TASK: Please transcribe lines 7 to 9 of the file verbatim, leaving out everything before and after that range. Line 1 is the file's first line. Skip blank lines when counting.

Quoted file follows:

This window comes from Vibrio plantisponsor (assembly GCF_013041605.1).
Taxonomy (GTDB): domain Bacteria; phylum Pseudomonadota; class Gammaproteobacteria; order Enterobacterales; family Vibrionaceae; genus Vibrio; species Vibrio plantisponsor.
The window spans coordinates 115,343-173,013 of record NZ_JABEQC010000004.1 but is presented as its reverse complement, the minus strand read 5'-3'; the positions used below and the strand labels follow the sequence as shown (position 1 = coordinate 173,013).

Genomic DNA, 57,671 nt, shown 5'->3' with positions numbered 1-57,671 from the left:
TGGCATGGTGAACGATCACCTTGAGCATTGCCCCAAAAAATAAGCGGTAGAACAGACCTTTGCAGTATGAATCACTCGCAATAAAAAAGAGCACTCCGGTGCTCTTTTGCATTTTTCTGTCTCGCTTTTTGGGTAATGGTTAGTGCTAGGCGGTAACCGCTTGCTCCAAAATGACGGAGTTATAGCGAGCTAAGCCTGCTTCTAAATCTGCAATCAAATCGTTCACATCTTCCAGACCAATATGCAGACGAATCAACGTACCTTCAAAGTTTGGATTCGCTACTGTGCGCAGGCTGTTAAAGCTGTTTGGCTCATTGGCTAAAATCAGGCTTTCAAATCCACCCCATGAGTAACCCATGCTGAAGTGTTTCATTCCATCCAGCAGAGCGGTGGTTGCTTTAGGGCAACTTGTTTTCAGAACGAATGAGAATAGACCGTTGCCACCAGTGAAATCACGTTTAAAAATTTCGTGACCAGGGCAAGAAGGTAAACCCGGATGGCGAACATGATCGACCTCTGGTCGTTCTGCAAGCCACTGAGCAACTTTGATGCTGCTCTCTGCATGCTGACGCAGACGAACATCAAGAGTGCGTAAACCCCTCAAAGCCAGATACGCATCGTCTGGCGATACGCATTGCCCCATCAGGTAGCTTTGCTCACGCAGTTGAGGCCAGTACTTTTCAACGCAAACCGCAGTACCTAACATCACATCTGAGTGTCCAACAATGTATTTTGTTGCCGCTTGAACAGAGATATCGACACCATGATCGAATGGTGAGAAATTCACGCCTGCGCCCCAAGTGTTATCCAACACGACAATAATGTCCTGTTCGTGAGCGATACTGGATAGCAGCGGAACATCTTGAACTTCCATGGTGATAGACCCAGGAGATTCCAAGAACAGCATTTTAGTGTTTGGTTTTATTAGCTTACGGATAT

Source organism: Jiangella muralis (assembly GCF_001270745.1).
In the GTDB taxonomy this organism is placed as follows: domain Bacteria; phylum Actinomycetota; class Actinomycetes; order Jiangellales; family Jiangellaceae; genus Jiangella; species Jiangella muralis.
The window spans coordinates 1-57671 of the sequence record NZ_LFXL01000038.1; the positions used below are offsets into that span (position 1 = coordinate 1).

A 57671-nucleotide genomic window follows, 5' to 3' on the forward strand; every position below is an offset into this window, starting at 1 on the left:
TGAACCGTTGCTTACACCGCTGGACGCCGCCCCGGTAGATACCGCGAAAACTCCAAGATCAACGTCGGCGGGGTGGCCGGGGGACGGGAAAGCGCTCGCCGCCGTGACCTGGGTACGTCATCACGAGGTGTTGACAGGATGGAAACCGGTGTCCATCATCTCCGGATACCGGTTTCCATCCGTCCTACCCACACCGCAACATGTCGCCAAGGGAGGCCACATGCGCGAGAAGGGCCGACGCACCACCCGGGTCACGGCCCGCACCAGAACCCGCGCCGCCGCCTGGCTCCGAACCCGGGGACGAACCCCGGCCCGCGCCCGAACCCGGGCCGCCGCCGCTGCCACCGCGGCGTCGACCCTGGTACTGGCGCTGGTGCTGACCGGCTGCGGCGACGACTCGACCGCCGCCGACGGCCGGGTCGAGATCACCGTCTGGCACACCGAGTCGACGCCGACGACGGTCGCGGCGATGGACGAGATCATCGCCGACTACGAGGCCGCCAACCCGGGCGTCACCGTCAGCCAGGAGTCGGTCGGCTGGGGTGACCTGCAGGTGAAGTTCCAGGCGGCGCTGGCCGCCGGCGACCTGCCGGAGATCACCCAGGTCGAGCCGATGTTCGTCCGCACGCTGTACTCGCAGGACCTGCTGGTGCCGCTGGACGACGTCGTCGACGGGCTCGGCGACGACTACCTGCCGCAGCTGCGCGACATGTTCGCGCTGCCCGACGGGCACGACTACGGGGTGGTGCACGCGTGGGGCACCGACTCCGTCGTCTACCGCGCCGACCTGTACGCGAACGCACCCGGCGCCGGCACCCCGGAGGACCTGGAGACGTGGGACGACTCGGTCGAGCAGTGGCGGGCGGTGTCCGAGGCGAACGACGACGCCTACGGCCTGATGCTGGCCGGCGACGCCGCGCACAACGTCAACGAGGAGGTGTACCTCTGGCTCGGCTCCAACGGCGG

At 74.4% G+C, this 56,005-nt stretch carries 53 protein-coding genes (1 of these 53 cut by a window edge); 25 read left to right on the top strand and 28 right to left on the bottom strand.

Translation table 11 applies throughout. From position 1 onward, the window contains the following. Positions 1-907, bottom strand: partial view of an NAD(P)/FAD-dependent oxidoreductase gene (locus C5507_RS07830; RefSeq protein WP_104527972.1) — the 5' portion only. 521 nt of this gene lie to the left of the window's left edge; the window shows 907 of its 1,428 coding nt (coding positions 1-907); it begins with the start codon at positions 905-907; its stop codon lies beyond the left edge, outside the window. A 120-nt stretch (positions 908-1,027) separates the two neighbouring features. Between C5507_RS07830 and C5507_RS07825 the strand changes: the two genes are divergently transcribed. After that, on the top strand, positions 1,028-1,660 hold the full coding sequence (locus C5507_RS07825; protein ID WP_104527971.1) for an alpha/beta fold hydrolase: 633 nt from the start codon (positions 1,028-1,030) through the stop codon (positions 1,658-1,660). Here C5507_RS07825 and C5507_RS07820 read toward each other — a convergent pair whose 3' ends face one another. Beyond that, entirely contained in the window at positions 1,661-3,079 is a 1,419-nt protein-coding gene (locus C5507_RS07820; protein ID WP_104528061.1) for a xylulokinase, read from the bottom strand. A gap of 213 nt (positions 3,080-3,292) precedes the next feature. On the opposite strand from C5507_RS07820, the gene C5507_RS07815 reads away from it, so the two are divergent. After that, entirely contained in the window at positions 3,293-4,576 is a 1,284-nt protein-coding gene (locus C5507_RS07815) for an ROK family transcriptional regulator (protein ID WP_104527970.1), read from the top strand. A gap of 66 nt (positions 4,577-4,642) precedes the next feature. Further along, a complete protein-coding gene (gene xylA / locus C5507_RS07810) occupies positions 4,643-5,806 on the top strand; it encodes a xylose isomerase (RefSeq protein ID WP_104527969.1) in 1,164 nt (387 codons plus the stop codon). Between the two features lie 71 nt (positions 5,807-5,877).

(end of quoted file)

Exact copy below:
In the GTDB taxonomy this organism is placed as follows: domain Bacteria; phylum Actinomycetota; class Actinomycetes; order Jiangellales; family Jiangellaceae; genus Jiangella; species Jiangella muralis.
The window spans coordinates 1-57671 of the sequence record NZ_LFXL01000038.1; the positions used below are offsets into that span (position 1 = coordinate 1).

A 57671-nucleotide genomic window follows, 5' to 3' on the forward strand; every position below is an offset into this window, starting at 1 on the left: